On Thursday, Jamaican Prime Minister Andrew Holness stressed the need for climate action to ensure the survival of small island developing states (SIDS).
«Climate Change is an immediate existential threat for small island developing states like Jamaica,» Holness said at the UN General Assembly, noting that a single climate event could wipe out 100 percent of the economy of a small island developing state in a few hours.
«Concerted action to slow down and halt global temperature rise is literally a question of our survival. While we will continue to develop our own resilience and play our part in mitigating climate change, we cannot, by our action alone, change the trajectory,» he said.
Jamaica looks forward to the convening of the UN Climate Change Conference in Egypt later this year. It calls on all countries to meet their commitments and contributions to climate targets, and calls on the developed world to increase their commitments and ambitions in climate financing, particularly for adaptation and for loss and damage.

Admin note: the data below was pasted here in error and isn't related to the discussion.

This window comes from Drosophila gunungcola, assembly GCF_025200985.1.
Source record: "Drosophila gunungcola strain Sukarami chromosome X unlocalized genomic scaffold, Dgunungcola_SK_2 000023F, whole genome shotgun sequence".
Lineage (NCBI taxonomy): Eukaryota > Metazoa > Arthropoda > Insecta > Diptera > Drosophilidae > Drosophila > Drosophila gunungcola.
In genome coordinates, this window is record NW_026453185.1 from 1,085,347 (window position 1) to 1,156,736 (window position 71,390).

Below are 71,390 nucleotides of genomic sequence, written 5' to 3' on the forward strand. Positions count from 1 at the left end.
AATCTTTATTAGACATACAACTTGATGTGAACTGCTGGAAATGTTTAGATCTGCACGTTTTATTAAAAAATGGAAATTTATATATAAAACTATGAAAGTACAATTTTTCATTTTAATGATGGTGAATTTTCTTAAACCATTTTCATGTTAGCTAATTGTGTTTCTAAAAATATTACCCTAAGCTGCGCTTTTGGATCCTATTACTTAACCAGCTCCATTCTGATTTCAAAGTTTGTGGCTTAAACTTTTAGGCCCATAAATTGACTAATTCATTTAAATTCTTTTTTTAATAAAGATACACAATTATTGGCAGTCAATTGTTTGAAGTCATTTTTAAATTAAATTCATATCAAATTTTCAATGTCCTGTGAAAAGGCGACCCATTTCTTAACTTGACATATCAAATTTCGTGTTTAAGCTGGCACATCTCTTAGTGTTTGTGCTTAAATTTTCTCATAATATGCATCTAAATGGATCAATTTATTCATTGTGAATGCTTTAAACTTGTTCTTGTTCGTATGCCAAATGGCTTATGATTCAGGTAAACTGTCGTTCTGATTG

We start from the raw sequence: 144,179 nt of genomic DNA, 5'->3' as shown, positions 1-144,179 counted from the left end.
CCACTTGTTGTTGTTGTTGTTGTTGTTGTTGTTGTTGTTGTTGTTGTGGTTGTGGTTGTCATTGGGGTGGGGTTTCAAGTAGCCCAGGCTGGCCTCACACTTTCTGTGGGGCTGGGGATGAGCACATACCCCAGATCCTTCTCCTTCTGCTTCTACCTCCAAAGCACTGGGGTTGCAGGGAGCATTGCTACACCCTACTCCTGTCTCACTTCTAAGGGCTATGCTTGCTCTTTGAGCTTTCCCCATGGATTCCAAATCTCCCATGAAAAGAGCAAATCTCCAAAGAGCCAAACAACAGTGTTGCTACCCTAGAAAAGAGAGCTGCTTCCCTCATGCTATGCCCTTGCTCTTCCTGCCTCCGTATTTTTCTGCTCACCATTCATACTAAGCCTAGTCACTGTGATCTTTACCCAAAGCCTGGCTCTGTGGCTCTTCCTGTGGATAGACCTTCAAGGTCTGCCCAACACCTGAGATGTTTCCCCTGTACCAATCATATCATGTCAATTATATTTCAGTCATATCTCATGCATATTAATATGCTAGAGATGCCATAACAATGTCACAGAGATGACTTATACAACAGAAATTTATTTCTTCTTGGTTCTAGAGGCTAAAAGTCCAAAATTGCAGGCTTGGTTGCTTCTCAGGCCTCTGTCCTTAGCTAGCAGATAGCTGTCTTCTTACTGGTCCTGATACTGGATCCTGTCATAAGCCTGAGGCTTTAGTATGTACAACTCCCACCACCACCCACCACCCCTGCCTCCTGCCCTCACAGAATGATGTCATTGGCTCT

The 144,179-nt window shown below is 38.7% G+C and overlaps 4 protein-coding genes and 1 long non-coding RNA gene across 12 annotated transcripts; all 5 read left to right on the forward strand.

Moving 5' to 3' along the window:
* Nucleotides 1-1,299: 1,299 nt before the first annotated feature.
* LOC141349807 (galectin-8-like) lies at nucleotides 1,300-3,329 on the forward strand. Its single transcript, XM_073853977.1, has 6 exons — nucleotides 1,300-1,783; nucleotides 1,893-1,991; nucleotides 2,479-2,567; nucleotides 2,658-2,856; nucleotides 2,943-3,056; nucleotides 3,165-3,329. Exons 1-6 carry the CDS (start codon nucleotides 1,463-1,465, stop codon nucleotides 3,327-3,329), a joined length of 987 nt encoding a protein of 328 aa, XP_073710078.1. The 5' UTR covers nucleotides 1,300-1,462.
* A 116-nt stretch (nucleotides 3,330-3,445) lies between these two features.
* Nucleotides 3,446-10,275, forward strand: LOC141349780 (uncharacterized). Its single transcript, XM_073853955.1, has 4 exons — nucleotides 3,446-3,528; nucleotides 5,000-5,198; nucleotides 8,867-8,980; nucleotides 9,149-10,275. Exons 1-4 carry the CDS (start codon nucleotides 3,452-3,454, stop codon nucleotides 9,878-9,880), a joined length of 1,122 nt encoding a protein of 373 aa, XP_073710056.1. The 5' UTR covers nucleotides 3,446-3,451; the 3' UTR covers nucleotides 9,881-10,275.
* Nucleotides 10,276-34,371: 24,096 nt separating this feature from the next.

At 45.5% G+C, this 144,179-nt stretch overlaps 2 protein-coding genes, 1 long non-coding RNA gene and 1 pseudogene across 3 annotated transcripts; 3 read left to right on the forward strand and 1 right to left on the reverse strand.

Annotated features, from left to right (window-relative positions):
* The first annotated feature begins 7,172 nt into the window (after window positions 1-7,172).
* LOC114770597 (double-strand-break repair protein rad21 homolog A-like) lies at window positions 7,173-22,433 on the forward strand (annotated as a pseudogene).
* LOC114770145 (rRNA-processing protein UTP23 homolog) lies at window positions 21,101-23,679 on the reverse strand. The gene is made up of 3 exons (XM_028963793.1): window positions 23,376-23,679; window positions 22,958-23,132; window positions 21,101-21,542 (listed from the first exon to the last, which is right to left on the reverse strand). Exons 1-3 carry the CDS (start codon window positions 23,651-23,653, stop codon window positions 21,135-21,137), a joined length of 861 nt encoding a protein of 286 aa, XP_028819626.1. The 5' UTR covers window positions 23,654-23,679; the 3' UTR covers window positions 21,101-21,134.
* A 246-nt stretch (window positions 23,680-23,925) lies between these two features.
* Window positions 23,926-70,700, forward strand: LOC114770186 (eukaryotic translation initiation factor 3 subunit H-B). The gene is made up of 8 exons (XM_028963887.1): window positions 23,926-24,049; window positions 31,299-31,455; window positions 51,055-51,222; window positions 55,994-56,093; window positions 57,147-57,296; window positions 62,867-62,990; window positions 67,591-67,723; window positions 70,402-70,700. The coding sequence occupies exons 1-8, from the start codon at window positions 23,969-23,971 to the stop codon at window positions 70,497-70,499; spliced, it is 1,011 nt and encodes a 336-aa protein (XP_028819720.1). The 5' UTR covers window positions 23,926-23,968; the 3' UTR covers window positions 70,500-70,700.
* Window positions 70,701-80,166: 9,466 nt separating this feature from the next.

SIDS and some middle-income countries have particular vulnerability to climate shocks and external economic shocks, which have an oversized impact relative to their national budgets, and often crippling impact on their infrastructure.
On my visit to Barbados, I heard from people on the frontlines of the climate crisis.
For small island countries, adapting & building resilience to climate change is not a luxury — it is an urgent priority.
At least 50% of public climate finance must go towards this vital work. pic.twitter.com/ywTYt3sECk
— António Guterres (@antonioguterres)
October 4, 2021
For SIDS to survive economic shocks and recover damaged infrastructure, they are forced to borrow, only to be confronted again in a few years with another round of natural disasters, which could wipe out significant infrastructure and force them to add to their already high debt.
«Jamaica believes that a comprehensive and targeted approach to accessing development finance is needed,» Holness said. «We eagerly anticipate an era of truly equitable access to concessional financing and other funding support which will enable us to invest in resilient infrastructure and create fiscal buffers so that we can withstand and recover quickly from the next economic, health or climate shock with little borrowing.»
The prime minister warned that without the acknowledgment of vulnerability as a basis for access to finance, small island developing states will continue to struggle and will be unable to achieve the Sustainable Development Goals.